NEW YORK (Reuters Health) - A preventive strategy that uses the labor-inducing drug prostaglandin can safely reduce c-section rates, new research suggests.
C-section rates have been climbing in North America for a number of years, a trend that is concerning since complications can occur with the procedure, Dr. James M. Nicholson, from the University of Pennsylvania in Philadelphia, and colleagues note in the Annals of Family Medicine.
In the 1990s, the preventive induction approach was found to be useful in reducing c-section rates.
The goal of the present study was to compare c-section rates and delivery outcomes for doctors who did or did not use preventive induction. The study group included 794 women who had a doctor who used this approach and 1,075 women with a doctor who did not use this approach.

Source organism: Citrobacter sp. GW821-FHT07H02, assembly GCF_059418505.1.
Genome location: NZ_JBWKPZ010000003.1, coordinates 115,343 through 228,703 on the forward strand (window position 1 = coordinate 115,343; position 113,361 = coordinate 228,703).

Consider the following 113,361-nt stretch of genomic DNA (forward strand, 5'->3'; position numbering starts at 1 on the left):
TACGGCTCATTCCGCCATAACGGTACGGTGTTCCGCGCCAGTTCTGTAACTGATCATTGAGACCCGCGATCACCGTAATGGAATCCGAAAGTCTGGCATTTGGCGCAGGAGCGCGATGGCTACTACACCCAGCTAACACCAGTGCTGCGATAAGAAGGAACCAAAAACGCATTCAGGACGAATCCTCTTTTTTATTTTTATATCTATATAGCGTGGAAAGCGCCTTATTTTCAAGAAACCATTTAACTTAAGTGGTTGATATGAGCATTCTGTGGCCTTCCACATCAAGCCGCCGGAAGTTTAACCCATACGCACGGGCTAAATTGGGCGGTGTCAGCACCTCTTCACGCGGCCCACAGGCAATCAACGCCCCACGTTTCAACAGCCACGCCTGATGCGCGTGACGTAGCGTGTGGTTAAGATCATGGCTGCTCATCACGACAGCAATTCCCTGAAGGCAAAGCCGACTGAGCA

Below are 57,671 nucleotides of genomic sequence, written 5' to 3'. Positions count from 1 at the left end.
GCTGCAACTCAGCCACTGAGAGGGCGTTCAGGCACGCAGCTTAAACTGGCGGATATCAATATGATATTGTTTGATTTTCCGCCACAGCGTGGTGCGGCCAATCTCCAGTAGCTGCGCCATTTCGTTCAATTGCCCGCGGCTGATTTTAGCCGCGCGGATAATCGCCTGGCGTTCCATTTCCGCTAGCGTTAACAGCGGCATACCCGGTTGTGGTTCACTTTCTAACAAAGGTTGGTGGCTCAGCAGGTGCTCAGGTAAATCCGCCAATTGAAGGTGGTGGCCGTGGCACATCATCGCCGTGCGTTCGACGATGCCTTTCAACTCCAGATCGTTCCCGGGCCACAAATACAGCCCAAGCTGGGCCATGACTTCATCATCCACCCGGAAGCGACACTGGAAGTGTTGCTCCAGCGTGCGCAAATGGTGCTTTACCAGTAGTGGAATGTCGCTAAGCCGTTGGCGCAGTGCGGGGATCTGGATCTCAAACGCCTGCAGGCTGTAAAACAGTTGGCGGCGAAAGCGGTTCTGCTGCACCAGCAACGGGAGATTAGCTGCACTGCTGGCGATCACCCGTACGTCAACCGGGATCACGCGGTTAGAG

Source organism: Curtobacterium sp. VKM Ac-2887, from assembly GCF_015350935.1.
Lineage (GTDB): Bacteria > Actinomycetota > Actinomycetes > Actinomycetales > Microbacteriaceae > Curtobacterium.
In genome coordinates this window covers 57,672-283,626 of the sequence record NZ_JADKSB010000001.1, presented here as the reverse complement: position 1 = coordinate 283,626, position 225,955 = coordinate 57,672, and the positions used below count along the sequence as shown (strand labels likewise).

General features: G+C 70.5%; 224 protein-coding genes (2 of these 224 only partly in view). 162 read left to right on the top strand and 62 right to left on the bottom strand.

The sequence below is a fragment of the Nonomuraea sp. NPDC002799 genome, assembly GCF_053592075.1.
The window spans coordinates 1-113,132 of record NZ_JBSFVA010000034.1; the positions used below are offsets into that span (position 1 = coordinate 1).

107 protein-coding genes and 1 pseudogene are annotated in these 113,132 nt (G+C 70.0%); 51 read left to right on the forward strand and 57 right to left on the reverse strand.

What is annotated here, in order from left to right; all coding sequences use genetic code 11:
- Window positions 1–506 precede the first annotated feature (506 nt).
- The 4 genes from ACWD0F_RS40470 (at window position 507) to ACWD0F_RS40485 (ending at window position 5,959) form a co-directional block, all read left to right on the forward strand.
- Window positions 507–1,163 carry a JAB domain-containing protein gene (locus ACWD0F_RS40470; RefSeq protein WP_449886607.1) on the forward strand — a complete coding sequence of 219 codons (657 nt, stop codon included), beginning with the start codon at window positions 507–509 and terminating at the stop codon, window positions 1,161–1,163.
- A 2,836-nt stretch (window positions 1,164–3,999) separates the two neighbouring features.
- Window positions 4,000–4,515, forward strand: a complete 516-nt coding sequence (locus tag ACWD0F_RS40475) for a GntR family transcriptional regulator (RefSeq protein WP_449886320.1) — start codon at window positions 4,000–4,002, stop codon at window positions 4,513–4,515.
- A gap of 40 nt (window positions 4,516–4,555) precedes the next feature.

The researchers found that the induction group had a lower c-section rate compared with the group that did not undergo induction -- 5.3 percent versus 11.8 percent. There was no evidence that preventive induction raised the risk of any birth complications, the authors report.
In a related editorial, Dr. Aaron B. Caughey, from the University of California, San Francisco, comments that if further studies verify these results, preventive induction could be a useful technique for improving birth outcomes.
SOURCE: Annals of Family Medicine, July/August, 2007.
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